U.S. border agents detained at least 52,000 unaccompanied minors from only four Central American countries—Mexico, Guatemala, El Salvador, and Honduras—in 2014, while 95,000 unaccompanied children sought asylum in Europe in 2015. Given the ongoing turmoil in various parts of the world, these numbers will likely rise. Children are narrowly escaping their native countries. With little help available from legal counsel and little time to gather supporting evidence, more children are relying on the gamble of a positive credibility assessment in an asylum application.
The stakes are high—either a new life in the United States, or probable fatality at home if deported.The lives of all children should receive more security than the subjective judgment of the immigration official conducting the child’s credibility assessment. Current strategies used to increase the accuracy of credibility determinations are often misguided by outdated methodology. By implementing more robust, updated guidelines to increase the accuracy of credibility appraisals and ensuring that the recommendations are practiced with regularity, we can enhance the visibility of children facing persecution.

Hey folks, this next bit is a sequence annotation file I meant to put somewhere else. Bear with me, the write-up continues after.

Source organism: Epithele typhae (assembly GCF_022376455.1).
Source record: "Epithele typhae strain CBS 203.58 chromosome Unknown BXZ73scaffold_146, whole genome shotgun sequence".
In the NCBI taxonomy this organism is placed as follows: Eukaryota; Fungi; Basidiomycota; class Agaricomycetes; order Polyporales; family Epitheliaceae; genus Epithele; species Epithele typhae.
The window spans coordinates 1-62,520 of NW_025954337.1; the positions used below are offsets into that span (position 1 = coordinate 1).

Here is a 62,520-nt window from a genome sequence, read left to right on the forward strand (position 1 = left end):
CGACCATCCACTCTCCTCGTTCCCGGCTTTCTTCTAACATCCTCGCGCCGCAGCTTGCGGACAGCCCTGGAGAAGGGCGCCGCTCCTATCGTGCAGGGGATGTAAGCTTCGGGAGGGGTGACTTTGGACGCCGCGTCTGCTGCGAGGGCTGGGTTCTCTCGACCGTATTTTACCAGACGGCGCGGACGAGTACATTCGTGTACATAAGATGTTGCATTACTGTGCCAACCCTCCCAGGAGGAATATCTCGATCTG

Smeda, Karen, "Truth or Dare: A Framework for Analyzing Credibility in Children Seeking Asylum" (2017). Cornell Law Library Prize for Exemplary Student Research Papers. 13.